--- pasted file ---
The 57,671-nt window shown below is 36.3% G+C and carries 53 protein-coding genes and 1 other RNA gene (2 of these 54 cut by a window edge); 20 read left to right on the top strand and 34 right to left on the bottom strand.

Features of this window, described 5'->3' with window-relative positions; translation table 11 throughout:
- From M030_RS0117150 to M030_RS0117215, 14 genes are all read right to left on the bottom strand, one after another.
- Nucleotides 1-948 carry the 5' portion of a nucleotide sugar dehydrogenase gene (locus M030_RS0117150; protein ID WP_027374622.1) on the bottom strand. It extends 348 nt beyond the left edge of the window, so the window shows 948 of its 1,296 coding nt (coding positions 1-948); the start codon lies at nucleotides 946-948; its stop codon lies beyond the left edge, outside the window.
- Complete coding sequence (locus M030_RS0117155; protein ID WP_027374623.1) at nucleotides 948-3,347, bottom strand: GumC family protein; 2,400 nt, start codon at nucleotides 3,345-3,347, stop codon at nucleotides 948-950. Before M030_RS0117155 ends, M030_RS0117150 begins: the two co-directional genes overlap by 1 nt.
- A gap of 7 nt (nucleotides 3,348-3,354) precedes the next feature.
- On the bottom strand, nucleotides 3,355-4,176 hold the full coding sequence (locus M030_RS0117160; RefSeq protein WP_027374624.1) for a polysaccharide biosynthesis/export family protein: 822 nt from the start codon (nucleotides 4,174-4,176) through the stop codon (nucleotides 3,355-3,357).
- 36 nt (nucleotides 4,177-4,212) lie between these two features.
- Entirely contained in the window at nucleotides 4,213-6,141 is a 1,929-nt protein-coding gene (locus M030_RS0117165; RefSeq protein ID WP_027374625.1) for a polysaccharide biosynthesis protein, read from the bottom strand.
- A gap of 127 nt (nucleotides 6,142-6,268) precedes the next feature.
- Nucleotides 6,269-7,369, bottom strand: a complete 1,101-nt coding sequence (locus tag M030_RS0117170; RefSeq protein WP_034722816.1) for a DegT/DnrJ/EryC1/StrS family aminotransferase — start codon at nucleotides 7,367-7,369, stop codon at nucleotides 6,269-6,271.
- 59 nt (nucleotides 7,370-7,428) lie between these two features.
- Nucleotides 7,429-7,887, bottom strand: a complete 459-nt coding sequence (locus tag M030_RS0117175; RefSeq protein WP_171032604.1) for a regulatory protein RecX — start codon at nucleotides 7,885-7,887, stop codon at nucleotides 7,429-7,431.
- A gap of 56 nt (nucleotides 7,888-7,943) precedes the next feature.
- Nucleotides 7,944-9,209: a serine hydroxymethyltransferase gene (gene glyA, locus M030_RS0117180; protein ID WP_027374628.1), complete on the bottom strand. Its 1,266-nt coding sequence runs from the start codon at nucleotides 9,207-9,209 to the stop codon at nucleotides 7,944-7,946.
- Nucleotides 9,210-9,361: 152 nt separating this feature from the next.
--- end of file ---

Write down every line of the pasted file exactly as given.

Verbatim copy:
The 57,671-nt window shown below is 36.3% G+C and carries 53 protein-coding genes and 1 other RNA gene (2 of these 54 cut by a window edge); 20 read left to right on the top strand and 34 right to left on the bottom strand.

Features of this window, described 5'->3' with window-relative positions; translation table 11 throughout:
- From M030_RS0117150 to M030_RS0117215, 14 genes are all read right to left on the bottom strand, one after another.
- Nucleotides 1-948 carry the 5' portion of a nucleotide sugar dehydrogenase gene (locus M030_RS0117150; protein ID WP_027374622.1) on the bottom strand. It extends 348 nt beyond the left edge of the window, so the window shows 948 of its 1,296 coding nt (coding positions 1-948); the start codon lies at nucleotides 946-948; its stop codon lies beyond the left edge, outside the window.
- Complete coding sequence (locus M030_RS0117155; protein ID WP_027374623.1) at nucleotides 948-3,347, bottom strand: GumC family protein; 2,400 nt, start codon at nucleotides 3,345-3,347, stop codon at nucleotides 948-950. Before M030_RS0117155 ends, M030_RS0117150 begins: the two co-directional genes overlap by 1 nt.
- A gap of 7 nt (nucleotides 3,348-3,354) precedes the next feature.
- On the bottom strand, nucleotides 3,355-4,176 hold the full coding sequence (locus M030_RS0117160; RefSeq protein WP_027374624.1) for a polysaccharide biosynthesis/export family protein: 822 nt from the start codon (nucleotides 4,174-4,176) through the stop codon (nucleotides 3,355-3,357).
- 36 nt (nucleotides 4,177-4,212) lie between these two features.
- Entirely contained in the window at nucleotides 4,213-6,141 is a 1,929-nt protein-coding gene (locus M030_RS0117165; RefSeq protein ID WP_027374625.1) for a polysaccharide biosynthesis protein, read from the bottom strand.
- A gap of 127 nt (nucleotides 6,142-6,268) precedes the next feature.
- Nucleotides 6,269-7,369, bottom strand: a complete 1,101-nt coding sequence (locus tag M030_RS0117170; RefSeq protein WP_034722816.1) for a DegT/DnrJ/EryC1/StrS family aminotransferase — start codon at nucleotides 7,367-7,369, stop codon at nucleotides 6,269-6,271.
- 59 nt (nucleotides 7,370-7,428) lie between these two features.
- Nucleotides 7,429-7,887, bottom strand: a complete 459-nt coding sequence (locus tag M030_RS0117175; RefSeq protein WP_171032604.1) for a regulatory protein RecX — start codon at nucleotides 7,885-7,887, stop codon at nucleotides 7,429-7,431.
- A gap of 56 nt (nucleotides 7,888-7,943) precedes the next feature.
- Nucleotides 7,944-9,209: a serine hydroxymethyltransferase gene (gene glyA, locus M030_RS0117180; protein ID WP_027374628.1), complete on the bottom strand. Its 1,266-nt coding sequence runs from the start codon at nucleotides 9,207-9,209 to the stop codon at nucleotides 7,944-7,946.
- Nucleotides 9,210-9,361: 152 nt separating this feature from the next.